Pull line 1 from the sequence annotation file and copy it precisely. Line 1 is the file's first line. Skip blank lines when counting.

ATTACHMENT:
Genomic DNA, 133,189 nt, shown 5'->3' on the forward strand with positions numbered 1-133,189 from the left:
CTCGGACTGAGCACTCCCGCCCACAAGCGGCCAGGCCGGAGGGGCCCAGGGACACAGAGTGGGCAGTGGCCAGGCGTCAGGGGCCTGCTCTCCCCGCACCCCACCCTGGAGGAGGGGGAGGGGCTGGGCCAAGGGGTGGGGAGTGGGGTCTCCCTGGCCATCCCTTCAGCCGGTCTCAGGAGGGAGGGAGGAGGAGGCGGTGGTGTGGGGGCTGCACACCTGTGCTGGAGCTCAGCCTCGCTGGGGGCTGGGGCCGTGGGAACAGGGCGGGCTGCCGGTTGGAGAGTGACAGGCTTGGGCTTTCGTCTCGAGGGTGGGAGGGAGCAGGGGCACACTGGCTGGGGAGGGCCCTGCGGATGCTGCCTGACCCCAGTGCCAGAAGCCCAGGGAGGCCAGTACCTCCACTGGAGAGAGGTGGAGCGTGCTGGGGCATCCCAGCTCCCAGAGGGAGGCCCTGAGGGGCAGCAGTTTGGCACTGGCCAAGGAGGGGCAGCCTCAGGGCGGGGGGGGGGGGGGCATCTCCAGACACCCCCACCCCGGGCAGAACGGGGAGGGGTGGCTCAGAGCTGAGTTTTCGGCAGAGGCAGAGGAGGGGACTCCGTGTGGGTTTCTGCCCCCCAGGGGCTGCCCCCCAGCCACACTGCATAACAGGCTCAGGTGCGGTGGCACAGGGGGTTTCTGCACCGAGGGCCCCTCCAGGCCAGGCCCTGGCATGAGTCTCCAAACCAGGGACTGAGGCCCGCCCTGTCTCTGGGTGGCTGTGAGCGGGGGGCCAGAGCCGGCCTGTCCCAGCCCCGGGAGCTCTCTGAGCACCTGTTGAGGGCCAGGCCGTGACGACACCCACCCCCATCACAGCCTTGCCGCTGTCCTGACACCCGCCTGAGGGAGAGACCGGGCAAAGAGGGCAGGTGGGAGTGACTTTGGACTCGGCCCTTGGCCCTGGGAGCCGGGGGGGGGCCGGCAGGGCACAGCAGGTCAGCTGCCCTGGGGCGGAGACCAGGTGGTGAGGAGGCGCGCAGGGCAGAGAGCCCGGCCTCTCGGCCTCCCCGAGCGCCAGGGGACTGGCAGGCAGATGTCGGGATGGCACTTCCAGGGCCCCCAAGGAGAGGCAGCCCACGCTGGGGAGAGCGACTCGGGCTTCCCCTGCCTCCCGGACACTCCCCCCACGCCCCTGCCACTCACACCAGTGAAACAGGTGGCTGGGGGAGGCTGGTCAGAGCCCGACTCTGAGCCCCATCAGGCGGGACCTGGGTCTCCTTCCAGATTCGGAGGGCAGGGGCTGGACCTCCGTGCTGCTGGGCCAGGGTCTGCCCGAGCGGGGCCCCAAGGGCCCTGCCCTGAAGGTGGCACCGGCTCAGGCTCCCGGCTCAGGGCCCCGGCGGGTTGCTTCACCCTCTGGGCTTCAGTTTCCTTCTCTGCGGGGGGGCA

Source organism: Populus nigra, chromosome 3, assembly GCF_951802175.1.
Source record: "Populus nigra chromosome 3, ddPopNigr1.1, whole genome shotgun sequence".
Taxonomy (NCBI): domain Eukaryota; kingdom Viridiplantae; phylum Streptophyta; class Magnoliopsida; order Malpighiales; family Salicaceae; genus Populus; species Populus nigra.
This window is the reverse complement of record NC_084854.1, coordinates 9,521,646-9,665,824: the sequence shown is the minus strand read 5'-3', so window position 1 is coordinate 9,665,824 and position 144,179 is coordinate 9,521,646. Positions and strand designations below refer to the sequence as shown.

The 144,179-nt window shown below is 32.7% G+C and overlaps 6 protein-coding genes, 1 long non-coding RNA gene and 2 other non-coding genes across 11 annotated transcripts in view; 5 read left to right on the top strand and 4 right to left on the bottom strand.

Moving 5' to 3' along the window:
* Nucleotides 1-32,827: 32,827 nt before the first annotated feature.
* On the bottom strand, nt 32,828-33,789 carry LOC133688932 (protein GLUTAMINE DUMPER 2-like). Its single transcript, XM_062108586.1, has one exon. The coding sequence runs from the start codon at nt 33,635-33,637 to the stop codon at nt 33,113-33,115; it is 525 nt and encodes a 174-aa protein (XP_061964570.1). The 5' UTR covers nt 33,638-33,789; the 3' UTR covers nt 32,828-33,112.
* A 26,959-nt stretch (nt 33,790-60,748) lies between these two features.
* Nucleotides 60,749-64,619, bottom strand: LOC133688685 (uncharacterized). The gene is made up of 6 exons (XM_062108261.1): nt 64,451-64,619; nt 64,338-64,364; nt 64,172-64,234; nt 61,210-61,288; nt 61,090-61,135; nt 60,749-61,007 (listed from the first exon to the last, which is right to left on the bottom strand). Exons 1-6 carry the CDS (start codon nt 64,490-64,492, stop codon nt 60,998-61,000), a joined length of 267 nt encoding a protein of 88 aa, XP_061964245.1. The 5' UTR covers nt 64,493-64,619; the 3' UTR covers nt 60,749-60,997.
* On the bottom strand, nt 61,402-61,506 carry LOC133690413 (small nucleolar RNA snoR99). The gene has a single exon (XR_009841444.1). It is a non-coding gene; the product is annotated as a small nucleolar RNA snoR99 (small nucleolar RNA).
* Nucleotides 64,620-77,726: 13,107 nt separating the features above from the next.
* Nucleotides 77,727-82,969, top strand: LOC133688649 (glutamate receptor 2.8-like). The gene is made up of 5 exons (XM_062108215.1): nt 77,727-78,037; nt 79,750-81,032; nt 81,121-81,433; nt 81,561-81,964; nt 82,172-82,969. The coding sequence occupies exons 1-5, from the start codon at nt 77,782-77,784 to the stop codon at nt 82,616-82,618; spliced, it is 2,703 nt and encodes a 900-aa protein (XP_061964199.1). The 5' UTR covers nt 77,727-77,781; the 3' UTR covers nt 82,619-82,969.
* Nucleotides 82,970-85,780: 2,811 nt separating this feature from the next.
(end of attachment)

Genomic DNA, 133,189 nt, shown 5'->3' on the forward strand with positions numbered 1-133,189 from the left: